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Depressive disorders specific to women

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Premenstrual Dysphoric Disorder

This specific group of symptoms (defined in DSM IV) that affects 3-5% of women and occurs during most menstrual cycles, it is separate from the more common PMS[1].

 

 

 

  

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Post Partum Blues

50-80% of mothers experience this transient period of mild depression, mood instability, anxiety following birth that can last up to 10 days post partum[1].

 

 

 

  

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Post Partum Depression

10% of mothers develop post partum depression, where symptoms of major depressive episode that occur within 4 weeks of birth, lasting 2-6 months. These may be augmented by negative social factors, stressful life events[1]. Screening tools such as the Edinburgh Postpartum Depression Scale[5] can be helpful in practice.  There is new evidence that men can also suffer from post partum depression, a recent study showed that this occured in 2-4 % of men[4].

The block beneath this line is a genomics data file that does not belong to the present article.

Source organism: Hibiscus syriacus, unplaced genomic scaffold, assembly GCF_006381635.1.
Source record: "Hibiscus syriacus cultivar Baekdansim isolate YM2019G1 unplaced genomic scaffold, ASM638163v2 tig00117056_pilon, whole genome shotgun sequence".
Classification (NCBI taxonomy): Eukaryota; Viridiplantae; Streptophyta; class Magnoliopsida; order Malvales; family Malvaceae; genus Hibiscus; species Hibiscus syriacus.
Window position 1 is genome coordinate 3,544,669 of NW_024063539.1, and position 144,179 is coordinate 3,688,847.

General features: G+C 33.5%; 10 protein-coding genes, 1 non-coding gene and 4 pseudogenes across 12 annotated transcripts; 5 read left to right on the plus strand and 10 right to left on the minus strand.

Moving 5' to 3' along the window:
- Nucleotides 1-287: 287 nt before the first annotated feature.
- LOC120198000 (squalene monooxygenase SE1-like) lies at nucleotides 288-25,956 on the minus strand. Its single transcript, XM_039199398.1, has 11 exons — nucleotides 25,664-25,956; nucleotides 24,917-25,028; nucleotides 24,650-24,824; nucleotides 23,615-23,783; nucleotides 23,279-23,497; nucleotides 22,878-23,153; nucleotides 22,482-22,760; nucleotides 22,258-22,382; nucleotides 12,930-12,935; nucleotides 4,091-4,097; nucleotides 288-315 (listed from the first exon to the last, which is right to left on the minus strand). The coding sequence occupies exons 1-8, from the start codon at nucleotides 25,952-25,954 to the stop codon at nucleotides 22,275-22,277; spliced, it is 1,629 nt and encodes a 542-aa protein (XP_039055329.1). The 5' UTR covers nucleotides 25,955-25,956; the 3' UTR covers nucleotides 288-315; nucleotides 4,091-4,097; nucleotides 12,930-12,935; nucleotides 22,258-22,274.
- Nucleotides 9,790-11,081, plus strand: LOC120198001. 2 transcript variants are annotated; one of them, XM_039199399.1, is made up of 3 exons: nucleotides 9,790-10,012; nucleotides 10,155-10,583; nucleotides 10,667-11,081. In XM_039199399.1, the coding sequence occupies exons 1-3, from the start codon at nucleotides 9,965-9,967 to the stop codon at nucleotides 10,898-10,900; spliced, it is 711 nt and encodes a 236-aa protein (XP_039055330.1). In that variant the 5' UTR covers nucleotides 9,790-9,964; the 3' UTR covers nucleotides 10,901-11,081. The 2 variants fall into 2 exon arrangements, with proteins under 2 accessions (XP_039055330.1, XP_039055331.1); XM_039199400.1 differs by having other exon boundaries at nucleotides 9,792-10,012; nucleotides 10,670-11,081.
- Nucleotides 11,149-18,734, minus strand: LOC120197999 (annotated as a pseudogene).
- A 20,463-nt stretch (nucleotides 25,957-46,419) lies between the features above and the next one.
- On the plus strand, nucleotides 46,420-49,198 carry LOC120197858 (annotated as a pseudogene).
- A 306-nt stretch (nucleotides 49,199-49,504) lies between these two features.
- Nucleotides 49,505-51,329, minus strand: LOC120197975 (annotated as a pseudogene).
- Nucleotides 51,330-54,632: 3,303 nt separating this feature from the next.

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Other forms of depression specific to women

Depression may occur in women following other reproductive health problems such as infertility, hysterectomy, urinary incontinence, urogenital disorders[3].

 

 

 

 

 

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1. Toronto Notes 2004: Review for the MCCQE. Eds: A. Molckovsky and KS Pirzada. Toronto Notes Publishing 2004, Toronto.

3. World Health Organization, Gender and Mental Health, Report June 2002.http://www.who.int/gender/other_health/en/

4. Daniel DeNoon, Ramchandani, P. The Lancet, June 25, 2005; vol 365:pp 2201-2205

5. Renfrew County and District Health Unit, Pembroke Ontario. http://www.rcdhu.com/health-info/precon-preg/Edinburgh.htm accessed October 13, 2005

All references for this section